The GlobalNOC Whitebox / Baremetal Lab

With support by the National Science Foundation (NSF), the GlobalNOC at Indiana University established a lab to evaluate whitebox switching and allow other members of the Research and Education (R&E) community to use the resources and knowledge created by the effort.

As a first step, the GlobalNOC established the lab space required and stocked it with a broad range of whitebox devices representing a multitude of vendors and chipsets.

Relationships have been established with chipset vendors, device manufacturers, Network Operating System (NOS) providers and standardization organizations like the Open Compute Project (OCP).

Through these efforts, the GlobalNOC is able to provide a variety of Network Operating Systems on a variety of hardware platforms.

The first phase in our evaluation is validating that the NOS provides traditional protocol and forwarding implementations, and confirming the platform and software combinations fulfill the requirements of researchers and R&E network engineers.

The second phase will focus on the now exposed Linux functionality, and how this can be used in R&E environments. This includes installing standard Linux networking tools on the device (iPerf, nuttcp), specific tools developed for our environments (perfSONAR), and the use of Linux management tools for device management (Ansible, Chef, Puppet, Salt).

Phase three looks at the openly available APIs to control the chipsets, and how these can be leveraged for new functionality (SAI, OpenNSL, OF-DPA). A topic of specific interest is the new monitoring capabilities that give insight into the internal performance parameters of the chipset, such as Broadcom’s Broadview stack.

In phase four, Proof of Concepts for R&E specific solutions will be implemented. One example is the SciPass project. Find more information on SciPass and other solutions on the Proof of Concepts page. We are continuously looking for additional solutions to include there.

What is whitebox / baremetal switching?

Let’s first take a look at what a switch really is. Right now, switches are most often sold as complete solutions be vendors. They have all the necessary hardware and software integrated and not openly exposed. If we look at the schematics of the OpenSwitch project, for example, we see that switches are composed of several components, and do look a bit like a traditional server with drivers for the hardware, an operating system, and applications running on top.

Traditional hardware has already started moving away from self-designed chips, and companies are more and more often integrating so-called merchant silicon, which means chipsets provided by third parties like Broadcom, Freescale or Mellanox. These chipset producers also supply drivers and software development kits (SDK) to allow the other components to use their functionality.

Despite this, all other components (NOS, Command Line Interface (CLI), forwarding and management applications, protocol implementations, etc.) are still vendor specific and not accessible.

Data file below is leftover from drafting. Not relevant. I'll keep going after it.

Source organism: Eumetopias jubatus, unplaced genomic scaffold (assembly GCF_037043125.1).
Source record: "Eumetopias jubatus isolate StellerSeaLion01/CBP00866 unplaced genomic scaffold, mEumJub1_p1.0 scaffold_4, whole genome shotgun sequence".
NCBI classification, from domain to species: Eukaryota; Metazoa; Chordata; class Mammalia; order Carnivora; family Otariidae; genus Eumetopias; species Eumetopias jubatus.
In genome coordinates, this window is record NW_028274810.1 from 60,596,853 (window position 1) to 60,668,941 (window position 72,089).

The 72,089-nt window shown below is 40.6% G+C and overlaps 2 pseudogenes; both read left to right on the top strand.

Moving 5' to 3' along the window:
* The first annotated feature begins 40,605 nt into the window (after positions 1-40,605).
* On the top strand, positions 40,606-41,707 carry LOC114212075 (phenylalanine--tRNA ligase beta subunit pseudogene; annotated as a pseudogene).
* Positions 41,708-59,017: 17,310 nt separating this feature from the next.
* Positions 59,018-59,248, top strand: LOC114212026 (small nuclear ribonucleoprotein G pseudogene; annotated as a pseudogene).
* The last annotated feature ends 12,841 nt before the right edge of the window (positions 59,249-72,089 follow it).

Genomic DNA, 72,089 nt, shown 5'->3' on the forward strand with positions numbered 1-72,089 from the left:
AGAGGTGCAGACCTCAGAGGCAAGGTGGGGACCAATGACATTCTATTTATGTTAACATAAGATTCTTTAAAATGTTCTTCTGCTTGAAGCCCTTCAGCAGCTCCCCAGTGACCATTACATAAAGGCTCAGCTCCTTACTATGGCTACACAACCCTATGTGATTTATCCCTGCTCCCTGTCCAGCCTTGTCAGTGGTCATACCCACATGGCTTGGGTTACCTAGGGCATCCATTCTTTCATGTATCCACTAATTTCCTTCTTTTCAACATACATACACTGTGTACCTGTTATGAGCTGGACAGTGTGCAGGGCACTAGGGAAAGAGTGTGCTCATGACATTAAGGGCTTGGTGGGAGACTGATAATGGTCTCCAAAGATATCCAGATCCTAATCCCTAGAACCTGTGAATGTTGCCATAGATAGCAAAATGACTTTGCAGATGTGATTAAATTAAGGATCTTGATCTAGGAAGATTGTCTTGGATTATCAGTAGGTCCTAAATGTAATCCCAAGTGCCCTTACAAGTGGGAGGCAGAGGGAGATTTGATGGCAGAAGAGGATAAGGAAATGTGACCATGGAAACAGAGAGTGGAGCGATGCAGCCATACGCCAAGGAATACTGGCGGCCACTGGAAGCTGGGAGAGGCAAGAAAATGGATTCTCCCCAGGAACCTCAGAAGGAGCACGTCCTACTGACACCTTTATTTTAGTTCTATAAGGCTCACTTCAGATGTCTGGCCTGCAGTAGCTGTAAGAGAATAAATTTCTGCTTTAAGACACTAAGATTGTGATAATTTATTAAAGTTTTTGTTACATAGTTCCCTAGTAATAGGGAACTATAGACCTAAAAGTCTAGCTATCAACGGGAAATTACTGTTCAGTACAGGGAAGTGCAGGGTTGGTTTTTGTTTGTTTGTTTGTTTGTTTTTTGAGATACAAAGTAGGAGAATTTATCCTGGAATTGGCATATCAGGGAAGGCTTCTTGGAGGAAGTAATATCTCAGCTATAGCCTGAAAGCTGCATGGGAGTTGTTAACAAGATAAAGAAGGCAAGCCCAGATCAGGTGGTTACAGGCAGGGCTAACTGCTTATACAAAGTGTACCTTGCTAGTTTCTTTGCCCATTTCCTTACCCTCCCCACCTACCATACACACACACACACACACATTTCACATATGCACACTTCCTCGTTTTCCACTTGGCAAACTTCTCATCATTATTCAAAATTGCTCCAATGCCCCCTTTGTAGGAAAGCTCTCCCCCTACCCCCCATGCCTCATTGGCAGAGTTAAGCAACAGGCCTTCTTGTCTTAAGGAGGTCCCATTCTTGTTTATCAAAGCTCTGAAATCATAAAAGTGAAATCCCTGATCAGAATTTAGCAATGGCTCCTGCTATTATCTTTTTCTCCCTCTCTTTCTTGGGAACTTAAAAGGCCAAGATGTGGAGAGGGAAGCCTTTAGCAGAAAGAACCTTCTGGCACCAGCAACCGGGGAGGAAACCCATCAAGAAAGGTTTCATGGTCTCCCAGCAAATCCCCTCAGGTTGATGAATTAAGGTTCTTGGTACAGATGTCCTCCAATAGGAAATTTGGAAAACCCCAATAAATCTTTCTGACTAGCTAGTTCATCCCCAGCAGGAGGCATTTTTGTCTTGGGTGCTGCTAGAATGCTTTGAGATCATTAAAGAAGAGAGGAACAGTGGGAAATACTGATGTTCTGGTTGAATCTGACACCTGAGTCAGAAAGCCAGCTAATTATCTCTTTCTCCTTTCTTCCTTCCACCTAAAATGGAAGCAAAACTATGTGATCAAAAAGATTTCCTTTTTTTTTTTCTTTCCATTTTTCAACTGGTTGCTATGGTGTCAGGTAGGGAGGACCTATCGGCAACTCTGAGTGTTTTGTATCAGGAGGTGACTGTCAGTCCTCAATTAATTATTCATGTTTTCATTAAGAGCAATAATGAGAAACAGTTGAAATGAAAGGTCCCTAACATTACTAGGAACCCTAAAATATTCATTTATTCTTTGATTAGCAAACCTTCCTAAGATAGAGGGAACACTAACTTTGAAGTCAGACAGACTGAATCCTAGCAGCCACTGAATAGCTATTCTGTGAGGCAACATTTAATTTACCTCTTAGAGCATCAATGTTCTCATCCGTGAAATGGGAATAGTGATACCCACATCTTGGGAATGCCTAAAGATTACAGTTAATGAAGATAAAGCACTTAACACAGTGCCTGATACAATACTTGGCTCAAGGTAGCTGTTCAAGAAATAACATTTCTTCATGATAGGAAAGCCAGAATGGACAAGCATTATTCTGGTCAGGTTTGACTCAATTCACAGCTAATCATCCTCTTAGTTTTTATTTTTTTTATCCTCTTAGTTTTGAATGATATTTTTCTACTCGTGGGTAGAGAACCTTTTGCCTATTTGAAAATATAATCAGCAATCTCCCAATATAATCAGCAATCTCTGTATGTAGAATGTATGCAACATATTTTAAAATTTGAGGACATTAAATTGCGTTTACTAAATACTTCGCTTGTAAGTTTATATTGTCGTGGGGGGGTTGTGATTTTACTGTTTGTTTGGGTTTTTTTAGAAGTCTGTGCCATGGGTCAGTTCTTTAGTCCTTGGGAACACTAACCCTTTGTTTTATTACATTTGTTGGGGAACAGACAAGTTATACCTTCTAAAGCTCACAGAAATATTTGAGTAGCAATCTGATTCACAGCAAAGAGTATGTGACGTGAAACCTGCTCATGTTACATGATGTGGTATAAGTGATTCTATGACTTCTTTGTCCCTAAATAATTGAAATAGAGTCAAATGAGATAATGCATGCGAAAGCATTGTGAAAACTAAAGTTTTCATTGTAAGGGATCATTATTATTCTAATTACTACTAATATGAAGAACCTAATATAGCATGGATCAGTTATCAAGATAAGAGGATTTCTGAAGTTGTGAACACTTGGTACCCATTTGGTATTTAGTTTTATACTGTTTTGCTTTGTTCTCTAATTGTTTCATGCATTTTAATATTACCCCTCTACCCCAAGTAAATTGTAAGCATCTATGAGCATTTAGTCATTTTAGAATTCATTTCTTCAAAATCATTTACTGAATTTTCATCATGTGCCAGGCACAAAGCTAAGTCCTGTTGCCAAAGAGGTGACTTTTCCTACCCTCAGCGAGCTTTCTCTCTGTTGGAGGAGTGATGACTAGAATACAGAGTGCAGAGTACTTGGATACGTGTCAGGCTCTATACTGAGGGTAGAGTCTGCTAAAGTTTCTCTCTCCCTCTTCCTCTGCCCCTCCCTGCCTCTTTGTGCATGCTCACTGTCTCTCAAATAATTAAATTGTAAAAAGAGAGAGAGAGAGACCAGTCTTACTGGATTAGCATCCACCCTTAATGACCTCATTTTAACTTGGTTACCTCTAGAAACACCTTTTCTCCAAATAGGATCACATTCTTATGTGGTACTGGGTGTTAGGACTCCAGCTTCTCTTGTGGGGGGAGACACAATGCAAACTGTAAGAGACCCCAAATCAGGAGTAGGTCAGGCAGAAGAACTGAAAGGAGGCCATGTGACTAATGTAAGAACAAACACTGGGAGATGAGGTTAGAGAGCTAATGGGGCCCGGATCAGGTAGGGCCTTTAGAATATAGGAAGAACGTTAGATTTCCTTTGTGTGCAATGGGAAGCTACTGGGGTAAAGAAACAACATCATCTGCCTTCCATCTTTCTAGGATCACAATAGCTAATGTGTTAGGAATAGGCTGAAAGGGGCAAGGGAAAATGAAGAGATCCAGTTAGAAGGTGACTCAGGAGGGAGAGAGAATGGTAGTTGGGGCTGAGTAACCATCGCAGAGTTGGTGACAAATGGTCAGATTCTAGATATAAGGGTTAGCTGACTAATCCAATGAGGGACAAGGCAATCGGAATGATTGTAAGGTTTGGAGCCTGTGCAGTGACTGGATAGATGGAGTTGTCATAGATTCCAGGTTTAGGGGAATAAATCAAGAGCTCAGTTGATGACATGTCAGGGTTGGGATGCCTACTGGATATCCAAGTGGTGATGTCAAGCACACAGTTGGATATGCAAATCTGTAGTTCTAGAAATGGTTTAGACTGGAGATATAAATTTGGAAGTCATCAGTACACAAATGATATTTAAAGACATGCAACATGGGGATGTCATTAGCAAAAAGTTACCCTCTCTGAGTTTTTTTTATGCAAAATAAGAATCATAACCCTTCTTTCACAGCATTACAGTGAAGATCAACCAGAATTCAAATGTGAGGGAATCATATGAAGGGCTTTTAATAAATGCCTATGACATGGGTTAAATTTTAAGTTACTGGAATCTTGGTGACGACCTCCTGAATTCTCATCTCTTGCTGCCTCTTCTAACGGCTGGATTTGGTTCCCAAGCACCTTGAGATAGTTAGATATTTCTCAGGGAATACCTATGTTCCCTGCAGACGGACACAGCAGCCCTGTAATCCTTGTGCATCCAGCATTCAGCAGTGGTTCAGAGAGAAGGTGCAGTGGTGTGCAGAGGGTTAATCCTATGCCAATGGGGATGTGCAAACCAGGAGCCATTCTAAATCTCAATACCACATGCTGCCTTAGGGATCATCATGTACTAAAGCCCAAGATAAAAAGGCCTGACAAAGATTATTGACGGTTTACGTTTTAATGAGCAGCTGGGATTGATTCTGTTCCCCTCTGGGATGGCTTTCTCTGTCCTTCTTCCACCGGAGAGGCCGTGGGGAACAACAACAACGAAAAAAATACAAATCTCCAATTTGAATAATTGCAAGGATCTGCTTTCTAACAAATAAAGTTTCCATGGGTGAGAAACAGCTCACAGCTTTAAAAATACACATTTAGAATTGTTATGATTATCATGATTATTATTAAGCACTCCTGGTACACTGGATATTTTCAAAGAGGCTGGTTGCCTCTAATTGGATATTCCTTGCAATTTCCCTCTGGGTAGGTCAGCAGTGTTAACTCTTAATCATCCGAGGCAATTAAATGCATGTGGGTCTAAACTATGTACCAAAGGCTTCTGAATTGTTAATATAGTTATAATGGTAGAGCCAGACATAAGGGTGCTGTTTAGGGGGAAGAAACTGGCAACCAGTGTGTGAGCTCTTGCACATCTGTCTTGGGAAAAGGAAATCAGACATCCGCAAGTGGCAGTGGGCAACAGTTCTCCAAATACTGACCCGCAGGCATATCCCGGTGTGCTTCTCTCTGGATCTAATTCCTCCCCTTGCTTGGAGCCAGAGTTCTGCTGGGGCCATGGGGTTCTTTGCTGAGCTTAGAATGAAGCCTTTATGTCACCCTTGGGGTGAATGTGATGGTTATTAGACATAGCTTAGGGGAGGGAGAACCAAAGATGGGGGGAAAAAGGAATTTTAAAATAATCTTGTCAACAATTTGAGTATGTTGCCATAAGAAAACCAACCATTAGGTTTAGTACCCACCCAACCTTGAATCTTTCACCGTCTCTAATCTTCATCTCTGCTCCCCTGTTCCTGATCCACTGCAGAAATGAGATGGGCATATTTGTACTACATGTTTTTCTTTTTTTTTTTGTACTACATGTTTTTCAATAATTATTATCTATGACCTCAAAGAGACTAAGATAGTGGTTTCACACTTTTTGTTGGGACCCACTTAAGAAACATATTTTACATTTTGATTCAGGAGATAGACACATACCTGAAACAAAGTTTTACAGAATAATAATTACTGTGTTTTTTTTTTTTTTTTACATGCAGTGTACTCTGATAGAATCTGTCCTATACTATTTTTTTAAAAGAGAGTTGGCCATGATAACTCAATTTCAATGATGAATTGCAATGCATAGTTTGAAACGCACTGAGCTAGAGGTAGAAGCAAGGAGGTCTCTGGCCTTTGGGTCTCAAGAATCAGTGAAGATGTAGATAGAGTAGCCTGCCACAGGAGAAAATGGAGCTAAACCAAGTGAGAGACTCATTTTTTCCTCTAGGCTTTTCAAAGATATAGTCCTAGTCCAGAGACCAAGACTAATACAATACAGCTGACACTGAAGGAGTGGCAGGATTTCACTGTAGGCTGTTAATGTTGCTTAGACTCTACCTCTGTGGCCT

Whitebox switching now decouples these software and hardware components and offers the customers many degrees of freedom when integrating these components. Additionally, there is a strong move to supply open source alternative to most of these layers. Diagram three shows several of the options in this space.

From bottom to top, we see:

  • The chipsets, provided by merchant silicon vendors.
  • The Original Design Manufacturers (ODM) adds the chassis, fans and power modules, and provides the bare-metal device.

The Open Network Install Environment (ONIE) Bootloader, provided by the OCP, is the de facto standard mechanism for installing different NOS on whiteboxes. Some examples include:

  • OpenNetworkLinux: An open source NOS without any applications included. Allows integration of various components or self-developed software as needed. This project is maintained by the OCP. Other examples of this approach are the Facebook Open Switching System (FBOSS) or Microsoft SONIC, running Debian Linux as the underlying operating system.
  • Full commercial NOS solutions that provide all the components of a traditional switch (CLI, protocol implementations, etc.). Vendors who provide this solution also provide support for their software. One functional difference between this and traditional vendor switches is that most NOS solutions open the underlying Linux, so that applications can be easily installed. Examples include tools like Chef, Puppet, Salt and Ansible. Examples of full commercial NOS are PicOS, OcNOS and Cumulus Linux.
  • Open source solutions. A leading example of this implementation is the OpenSwitch project.
  • Lastly, there are complete solutions like Big Switch, which consist of switch firmware fully designed for a  controller- or server-based application.

Our lab has a broad selection of devices from several vendors. For a detailed list, click the link below:


We also provide the following Network Operating Systems:


Documentation, tutorials and Howtos can be found here:


We also provide ready to go testbeds for several areas:


Use cases or Proof of Concepts:

Proof of Concepts:

You can find the project description and additional information here:


How to engage us:

If you are interested in using the lab ressources, or would like to work with us on developing a use case, please contact as at: